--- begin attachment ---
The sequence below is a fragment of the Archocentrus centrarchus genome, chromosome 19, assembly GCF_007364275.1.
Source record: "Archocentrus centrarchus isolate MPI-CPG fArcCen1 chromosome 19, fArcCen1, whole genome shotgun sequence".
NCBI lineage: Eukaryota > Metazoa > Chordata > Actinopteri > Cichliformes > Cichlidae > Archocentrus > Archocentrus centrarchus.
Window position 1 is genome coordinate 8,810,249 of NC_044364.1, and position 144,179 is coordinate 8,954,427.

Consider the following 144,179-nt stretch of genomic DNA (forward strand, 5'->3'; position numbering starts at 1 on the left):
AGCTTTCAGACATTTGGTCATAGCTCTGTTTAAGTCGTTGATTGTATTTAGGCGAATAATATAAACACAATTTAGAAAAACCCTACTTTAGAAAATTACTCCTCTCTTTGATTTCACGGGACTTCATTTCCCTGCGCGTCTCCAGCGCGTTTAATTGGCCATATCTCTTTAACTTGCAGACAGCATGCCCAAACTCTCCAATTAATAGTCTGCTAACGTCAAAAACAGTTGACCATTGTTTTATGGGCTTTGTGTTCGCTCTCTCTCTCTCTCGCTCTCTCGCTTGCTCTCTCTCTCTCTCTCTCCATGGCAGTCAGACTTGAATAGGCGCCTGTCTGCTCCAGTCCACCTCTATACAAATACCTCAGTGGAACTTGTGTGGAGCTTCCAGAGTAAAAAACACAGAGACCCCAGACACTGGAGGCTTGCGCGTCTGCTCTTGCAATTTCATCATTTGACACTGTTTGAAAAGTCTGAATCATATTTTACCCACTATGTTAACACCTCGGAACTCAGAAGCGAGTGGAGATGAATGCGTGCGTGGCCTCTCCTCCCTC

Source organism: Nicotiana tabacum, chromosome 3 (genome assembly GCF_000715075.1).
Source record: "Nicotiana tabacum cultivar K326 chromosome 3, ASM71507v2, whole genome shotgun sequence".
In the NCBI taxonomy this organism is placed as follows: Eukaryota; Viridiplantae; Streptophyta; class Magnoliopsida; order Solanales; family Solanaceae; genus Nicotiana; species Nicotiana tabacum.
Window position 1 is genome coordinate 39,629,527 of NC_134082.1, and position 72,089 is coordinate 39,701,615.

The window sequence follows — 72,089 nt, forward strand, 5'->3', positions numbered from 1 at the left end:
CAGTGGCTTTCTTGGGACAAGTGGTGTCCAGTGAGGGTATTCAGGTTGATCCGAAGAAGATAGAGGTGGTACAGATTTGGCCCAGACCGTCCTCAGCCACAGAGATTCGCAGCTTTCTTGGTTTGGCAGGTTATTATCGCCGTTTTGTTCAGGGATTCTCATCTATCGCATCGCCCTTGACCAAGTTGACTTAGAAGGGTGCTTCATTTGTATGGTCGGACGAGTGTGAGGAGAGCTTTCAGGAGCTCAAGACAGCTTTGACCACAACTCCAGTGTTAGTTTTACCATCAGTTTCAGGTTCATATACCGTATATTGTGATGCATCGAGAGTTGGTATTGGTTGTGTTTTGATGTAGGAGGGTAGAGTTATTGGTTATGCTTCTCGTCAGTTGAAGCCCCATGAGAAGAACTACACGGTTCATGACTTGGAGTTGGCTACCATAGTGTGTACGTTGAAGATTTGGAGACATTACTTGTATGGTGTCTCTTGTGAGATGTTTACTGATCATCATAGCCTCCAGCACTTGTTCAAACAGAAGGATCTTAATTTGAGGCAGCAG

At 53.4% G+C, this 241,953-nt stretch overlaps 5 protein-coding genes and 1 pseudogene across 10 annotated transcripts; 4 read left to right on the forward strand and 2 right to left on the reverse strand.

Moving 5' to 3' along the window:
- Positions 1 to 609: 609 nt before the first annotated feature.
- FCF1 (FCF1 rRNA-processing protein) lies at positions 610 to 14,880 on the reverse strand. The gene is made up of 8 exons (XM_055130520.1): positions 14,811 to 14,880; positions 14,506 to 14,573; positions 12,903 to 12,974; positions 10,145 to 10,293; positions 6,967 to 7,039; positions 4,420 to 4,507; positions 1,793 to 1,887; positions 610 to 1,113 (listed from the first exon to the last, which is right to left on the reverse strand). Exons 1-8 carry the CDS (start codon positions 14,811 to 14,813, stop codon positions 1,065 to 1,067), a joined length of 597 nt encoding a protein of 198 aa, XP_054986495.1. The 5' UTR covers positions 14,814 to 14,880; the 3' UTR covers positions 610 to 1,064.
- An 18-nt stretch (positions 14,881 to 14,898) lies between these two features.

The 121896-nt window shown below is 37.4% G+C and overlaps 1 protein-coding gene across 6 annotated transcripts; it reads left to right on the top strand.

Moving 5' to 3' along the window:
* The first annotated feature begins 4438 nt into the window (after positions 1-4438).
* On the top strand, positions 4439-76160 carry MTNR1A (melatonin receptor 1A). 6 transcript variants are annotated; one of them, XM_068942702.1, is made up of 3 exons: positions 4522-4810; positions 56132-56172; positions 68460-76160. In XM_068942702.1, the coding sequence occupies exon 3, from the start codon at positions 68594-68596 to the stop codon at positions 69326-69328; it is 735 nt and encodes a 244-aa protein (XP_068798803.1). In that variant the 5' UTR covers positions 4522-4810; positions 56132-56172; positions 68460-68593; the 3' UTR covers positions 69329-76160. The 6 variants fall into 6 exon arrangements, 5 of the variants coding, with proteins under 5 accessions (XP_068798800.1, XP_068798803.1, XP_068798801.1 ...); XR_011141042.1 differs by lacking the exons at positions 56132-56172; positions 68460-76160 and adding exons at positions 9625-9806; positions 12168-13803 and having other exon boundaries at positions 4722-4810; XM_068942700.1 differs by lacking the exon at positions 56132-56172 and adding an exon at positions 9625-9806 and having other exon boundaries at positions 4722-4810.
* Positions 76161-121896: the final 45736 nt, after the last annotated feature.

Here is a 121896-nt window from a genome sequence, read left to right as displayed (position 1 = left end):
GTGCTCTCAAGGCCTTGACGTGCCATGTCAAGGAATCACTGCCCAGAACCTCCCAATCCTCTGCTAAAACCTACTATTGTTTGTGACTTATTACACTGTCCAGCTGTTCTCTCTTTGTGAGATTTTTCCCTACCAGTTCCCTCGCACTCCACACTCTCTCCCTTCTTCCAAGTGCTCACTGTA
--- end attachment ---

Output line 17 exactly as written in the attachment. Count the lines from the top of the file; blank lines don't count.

- An 18-nt stretch (positions 14,881 to 14,898) lies between these two features.